But now let’s add a few more facts. When Christina bought her car 3 years ago she had a much higher paying job than she has now. The car she bought reflected her relatively high pay. Then, through a combination of bad choices and bad luck she lost her job, became a single mom, and had the car accident.
The result of all this is that vehicle loan’s monthly payments are quite high. They are more than she can afford to pay even without her other debts. This is in part because of her costly childcare and other expenses related to her baby.
Christina’s lawyer informs her that in a Chapter 7 reaffirmation she’d have to pay the vehicle loan’s full monthly payments. But Chapter 13 “cramdown” of that vehicle loan could reduce that monthly payment amount. In fact, cramdown could save her money both short-term and long-term.
IF she qualifies, cramdown essentially allows her to re-write her car loan based on the fair market value of her vehicle.
Qualifying for Vehicle Loan Cramdown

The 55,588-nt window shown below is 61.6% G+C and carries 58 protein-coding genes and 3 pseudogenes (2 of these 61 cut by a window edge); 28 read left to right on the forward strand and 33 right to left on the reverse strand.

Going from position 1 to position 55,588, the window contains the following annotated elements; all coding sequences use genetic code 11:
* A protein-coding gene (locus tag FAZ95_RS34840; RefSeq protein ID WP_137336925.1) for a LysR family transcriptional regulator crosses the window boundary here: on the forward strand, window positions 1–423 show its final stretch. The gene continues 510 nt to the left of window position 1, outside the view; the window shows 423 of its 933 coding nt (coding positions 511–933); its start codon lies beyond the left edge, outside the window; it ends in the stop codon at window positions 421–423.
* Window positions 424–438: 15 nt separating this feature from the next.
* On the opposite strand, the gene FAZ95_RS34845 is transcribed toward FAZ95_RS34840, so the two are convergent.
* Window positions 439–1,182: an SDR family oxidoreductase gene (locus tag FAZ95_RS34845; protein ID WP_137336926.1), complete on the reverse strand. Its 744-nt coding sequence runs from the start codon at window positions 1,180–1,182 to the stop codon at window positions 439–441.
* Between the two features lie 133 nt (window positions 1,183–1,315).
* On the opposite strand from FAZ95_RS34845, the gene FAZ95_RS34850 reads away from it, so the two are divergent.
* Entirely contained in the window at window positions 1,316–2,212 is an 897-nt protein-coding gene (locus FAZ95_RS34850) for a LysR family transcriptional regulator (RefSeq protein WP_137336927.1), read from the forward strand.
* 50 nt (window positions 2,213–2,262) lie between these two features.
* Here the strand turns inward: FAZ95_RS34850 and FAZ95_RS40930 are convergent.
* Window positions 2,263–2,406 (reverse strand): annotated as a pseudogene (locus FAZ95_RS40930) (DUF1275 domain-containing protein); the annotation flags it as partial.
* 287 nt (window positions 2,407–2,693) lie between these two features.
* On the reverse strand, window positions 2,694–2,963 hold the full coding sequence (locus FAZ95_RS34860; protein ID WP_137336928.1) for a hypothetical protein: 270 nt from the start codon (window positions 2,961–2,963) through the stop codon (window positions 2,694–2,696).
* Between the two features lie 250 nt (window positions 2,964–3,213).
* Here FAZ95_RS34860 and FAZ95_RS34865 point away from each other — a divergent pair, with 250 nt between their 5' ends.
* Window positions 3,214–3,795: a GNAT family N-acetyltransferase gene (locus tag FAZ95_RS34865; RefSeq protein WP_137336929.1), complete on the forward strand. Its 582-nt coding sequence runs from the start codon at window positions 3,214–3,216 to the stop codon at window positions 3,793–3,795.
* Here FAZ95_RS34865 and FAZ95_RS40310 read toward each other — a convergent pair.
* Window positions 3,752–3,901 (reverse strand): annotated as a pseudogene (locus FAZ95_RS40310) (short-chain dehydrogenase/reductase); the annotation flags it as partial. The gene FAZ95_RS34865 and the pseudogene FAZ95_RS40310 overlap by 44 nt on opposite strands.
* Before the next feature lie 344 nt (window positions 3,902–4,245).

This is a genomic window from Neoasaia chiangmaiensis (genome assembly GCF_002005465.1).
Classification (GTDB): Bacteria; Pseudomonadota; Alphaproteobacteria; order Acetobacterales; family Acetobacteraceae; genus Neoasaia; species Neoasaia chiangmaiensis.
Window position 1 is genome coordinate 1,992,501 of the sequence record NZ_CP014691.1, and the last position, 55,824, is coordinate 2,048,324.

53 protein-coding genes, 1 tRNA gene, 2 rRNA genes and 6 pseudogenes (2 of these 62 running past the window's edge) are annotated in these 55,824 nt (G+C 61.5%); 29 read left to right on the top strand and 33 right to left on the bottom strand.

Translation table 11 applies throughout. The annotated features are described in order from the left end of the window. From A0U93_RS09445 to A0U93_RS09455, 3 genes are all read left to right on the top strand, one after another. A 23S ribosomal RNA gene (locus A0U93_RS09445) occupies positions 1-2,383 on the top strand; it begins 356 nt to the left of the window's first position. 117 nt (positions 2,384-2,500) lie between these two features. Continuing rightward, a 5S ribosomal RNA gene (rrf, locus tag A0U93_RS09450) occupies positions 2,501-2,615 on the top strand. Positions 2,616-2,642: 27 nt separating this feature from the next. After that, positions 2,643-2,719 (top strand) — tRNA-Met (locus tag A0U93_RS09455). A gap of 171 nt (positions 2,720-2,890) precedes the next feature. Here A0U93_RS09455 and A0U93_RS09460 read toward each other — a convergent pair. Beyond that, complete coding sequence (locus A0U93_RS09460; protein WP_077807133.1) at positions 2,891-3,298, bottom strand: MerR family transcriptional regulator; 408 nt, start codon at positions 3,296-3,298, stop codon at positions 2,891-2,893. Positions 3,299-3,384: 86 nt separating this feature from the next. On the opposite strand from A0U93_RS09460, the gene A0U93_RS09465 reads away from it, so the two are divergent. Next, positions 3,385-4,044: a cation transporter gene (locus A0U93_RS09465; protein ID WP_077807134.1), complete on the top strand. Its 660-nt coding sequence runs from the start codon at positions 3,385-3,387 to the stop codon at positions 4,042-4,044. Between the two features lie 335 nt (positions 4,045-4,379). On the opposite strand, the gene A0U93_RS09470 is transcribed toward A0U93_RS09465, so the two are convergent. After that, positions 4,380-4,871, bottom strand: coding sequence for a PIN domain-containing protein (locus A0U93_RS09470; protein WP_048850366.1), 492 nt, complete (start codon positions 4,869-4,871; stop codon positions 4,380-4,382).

First, cramdown doesn’t do any good for Christina unless her vehicle is worth less than she owes on it. Otherwise no reduction in her monthly payment or in the amount she owes is possible. The less her car is worth compared to what she owes the more cramdown helps her.
Second, cramdown on a consumer vehicle loan only applies if the loan is more than 910 days old at filing. (See the unnumbered “hanging paragraph” right after Section 1325(a)(9) of the U.S. Bankruptcy Code.) 910 days is about 2 and half years. Since Christina bought her car 3 years ago, she meets this 910-day requirement.
Adding some final facts, assume that Christina’s car is worth $8,000 but she still owes $15,500 on it. The monthly payments were $600 on a 5-year contract. She can realistically afford to pay $275 per month into her Chapter 13 plan payment. Based on her present income, she would have to pay that for 3 years.
Cramdown for Christina would mean that she could pay only $8,000 for her car, plus interest. That interest would often be at a reduced rate. That covers the secured part of her debts—the $8,000 of the $15,500 that she owes.